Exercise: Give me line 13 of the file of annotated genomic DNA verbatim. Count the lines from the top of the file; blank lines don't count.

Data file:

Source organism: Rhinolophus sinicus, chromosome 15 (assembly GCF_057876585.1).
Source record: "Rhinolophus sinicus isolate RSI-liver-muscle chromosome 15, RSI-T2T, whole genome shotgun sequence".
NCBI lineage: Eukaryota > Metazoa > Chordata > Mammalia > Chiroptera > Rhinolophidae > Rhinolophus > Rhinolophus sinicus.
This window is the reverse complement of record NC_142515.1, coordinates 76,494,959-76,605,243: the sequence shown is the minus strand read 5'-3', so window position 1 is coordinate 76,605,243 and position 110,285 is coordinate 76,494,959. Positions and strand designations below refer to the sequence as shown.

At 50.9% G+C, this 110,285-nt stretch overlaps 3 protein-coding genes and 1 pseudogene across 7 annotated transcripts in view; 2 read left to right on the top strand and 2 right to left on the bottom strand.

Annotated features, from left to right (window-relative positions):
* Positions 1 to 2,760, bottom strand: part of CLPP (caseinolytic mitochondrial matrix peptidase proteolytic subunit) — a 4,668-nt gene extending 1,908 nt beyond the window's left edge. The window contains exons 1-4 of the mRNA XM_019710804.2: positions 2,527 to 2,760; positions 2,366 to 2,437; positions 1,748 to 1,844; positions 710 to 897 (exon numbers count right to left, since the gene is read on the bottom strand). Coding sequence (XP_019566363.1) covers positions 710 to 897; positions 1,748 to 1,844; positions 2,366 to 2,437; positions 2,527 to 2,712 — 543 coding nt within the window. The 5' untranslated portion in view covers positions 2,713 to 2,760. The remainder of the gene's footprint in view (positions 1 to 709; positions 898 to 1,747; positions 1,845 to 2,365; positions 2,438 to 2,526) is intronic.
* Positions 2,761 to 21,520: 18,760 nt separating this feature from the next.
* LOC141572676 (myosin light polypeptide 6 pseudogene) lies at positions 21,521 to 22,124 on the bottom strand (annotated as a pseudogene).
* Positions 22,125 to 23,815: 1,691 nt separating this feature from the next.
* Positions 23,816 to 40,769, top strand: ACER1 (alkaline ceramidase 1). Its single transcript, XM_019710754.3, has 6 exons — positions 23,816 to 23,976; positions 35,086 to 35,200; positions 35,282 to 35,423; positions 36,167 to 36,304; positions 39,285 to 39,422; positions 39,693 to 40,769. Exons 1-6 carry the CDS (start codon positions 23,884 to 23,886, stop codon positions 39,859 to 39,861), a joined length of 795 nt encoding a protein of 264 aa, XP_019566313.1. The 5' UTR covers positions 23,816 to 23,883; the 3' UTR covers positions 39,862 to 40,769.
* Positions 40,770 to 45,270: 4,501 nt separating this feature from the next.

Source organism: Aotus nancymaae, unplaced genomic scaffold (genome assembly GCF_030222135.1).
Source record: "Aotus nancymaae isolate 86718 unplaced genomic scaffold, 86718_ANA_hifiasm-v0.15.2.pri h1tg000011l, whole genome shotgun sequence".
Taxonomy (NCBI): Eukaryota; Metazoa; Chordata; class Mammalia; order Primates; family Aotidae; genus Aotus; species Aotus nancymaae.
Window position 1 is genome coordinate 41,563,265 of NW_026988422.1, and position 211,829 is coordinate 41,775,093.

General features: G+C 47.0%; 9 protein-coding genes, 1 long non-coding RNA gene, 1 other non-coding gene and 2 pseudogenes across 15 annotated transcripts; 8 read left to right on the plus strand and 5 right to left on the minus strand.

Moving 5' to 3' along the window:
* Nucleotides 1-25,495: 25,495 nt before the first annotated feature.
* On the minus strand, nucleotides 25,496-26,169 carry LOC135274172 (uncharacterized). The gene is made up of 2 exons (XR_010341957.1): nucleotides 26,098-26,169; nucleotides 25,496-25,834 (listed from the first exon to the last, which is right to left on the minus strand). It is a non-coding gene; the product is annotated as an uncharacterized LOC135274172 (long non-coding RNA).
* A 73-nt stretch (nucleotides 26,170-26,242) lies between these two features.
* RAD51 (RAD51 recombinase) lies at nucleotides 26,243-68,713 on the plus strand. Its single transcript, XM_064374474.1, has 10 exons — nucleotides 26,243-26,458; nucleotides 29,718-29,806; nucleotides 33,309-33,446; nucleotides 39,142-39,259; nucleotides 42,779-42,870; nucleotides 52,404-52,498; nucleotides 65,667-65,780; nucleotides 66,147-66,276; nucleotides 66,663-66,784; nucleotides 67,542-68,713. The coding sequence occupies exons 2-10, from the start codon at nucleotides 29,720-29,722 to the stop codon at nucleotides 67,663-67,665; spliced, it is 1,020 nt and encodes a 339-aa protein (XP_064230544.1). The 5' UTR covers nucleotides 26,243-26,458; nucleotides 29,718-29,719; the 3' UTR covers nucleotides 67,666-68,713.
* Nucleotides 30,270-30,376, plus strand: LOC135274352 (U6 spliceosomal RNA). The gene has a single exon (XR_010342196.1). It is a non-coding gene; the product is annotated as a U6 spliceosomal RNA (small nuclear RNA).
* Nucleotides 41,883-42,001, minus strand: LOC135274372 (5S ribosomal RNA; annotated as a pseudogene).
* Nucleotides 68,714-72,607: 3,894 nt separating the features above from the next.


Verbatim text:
Source organism: Aotus nancymaae, unplaced genomic scaffold (genome assembly GCF_030222135.1).